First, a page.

Trump And His Cabinet Picks Will Put U.S. Oil On Steroids

by: Gary Bourgeault

There is no doubt President Trump will be a powerful and positive catalyst for the U.S. oil industry.

We'll soon see what the full force of oil and gas in the U.S. will have on the economy.

I believe Trump sees the OPEC production cut as playing right into his hands.

Prospects for oil producers operating in the U.S. are tremendous, based upon his cabinet picks.

Trump will accelerate the process of the U.S. becoming the global energy leader.

source: Stock Photo

President-elect Donald Trump has been as clear as he can be concerning his energy policy, and he is backing up his strategy with a number of his cabinet picks that'll have an influence on energy in general, and oil in particular.

What Trump wants to do is release the full potential of the U.S. oil and gas industry without the restrictions that have been holding it back for some time. He also has plans to put America first with his policy, and that means he isn't going to adhere to energy deals that put the country at a disadvantage because of its vast energy resources.

The men he has put in place to make his energy policy a reality are Rex Tillerson, Ryan Zinke, Rick Perry and Scott Pruitt. Pruitt will head up the EPA, Perry the Department of Energy, and Zinke the Department of the Interior. Tillerson will of course be Secretary of State.

All of them are strong backers of developing American energy resources to their fullest potential.

With OPEC and possibly Russia (if either adhere to the production cut deal) playing right into Trump's hand concerning energy, it points to a not-too-distant future when U.S. oil will be easily the market leader; it's already the swing producer.

The cabinet picks

Probably the most important element concerning the four cabinet picks listed above is they will be very complementary to one another in regard to energy policy. There shouldn't be a lot of behind the scenes bickering and "leaks" to the press over significant disagreements.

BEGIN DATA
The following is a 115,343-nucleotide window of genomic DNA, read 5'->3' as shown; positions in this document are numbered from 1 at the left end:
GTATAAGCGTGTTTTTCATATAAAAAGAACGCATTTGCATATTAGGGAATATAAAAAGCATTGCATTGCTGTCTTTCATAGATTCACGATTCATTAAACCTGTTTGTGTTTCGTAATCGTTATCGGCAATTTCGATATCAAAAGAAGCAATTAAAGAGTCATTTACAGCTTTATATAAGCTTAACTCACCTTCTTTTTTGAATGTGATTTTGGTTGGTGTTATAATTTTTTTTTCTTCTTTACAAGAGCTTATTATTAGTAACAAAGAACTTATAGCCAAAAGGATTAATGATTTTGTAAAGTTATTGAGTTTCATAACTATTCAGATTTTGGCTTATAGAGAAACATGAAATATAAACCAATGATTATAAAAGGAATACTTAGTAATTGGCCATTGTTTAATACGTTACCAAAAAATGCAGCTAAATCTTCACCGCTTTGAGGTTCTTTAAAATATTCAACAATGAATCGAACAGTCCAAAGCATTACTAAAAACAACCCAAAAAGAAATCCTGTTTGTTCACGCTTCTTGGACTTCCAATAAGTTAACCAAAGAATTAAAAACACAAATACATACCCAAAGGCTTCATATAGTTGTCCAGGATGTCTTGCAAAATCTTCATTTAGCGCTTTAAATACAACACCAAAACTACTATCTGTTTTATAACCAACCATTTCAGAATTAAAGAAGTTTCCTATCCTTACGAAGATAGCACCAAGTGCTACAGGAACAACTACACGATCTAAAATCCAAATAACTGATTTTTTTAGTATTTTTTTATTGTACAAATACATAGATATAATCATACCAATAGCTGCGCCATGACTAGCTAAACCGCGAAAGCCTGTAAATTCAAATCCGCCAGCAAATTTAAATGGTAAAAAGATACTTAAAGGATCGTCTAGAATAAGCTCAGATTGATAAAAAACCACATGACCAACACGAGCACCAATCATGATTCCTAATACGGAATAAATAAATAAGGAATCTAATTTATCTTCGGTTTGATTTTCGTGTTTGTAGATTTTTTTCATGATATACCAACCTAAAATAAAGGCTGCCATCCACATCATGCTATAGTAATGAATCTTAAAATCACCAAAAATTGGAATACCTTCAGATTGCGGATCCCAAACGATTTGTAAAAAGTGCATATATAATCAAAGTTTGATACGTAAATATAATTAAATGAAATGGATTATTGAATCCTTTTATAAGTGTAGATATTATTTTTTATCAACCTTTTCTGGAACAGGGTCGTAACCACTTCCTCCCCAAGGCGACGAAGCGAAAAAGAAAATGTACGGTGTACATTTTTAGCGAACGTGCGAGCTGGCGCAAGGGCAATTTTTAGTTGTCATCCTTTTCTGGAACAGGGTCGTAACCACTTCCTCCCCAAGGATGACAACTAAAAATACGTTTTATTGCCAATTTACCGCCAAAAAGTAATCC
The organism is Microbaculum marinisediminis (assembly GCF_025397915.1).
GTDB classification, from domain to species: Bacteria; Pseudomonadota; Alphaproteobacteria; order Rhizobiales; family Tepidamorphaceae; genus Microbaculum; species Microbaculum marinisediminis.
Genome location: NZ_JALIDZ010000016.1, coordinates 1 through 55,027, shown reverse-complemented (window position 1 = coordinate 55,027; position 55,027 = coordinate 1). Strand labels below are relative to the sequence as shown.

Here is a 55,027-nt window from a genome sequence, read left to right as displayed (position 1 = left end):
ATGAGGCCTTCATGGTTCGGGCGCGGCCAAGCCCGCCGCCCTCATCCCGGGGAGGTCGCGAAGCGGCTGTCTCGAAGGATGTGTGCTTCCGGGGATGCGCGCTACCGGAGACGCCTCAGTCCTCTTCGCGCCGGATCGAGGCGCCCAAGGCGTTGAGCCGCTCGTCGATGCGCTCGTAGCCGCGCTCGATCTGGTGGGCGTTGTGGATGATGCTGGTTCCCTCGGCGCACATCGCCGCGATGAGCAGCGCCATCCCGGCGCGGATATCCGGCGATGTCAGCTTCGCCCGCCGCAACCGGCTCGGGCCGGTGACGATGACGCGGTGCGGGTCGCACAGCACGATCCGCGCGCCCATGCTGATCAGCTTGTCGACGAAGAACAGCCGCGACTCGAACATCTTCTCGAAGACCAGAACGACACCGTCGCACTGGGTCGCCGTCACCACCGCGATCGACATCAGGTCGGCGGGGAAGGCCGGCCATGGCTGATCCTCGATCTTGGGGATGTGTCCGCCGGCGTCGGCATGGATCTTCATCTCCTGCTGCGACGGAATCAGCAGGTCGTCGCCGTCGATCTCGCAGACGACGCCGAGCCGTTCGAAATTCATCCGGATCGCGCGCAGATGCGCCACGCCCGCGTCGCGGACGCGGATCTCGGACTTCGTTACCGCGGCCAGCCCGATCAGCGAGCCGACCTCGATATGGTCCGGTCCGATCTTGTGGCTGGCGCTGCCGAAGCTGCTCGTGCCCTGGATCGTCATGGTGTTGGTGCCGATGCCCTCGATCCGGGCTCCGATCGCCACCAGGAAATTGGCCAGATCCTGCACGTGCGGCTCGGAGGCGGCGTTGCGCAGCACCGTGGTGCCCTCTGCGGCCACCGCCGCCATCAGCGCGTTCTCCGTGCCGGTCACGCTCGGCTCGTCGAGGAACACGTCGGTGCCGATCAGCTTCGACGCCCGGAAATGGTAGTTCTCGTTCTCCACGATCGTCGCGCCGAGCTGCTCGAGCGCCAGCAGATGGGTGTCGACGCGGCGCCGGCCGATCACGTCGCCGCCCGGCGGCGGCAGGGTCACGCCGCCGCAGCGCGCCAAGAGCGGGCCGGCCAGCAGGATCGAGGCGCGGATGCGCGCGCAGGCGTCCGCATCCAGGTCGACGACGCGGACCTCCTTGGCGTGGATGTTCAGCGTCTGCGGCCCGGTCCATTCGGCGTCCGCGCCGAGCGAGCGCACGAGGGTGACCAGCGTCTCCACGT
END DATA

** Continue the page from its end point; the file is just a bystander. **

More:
There will obviously be some small disagreements with any group of people interacting over any strategy, but I see those as being minor and ancillary; not something that would show resistance to the overall plan to be put in place.

Knowing Trump's history as a manager, he wouldn't stand for it anyhow, and would relieve anyone of their position if they stood against his energy policy in a major and public way. That's why he chose these men in the first place, to reduce the possibility of that happening.

He of course also wanted men in place that had the willingness and ability to successfully implement his energy policy. He has that now, and together they should be a powerful team that remove a lot of friction out of the U.S. energy market.

OPEC production cut and Trump

The reason I see the proposed oil production cut by OPEC as playing into Trump's hands, is because during his campaign he stated he was going to cut off imports from Saudi Arabia specifically if it, and other countries in the region, didn't help finance the war against ISIS and supply ground troops to the effort.

This may even be part of the reason for the production cut in the first place, as Saudi Arabia is now "voluntarily" lowering imports to the U.S.; possibly a move to stay a step ahead of Trump, whom may have done it soon after taking the office of the presidency.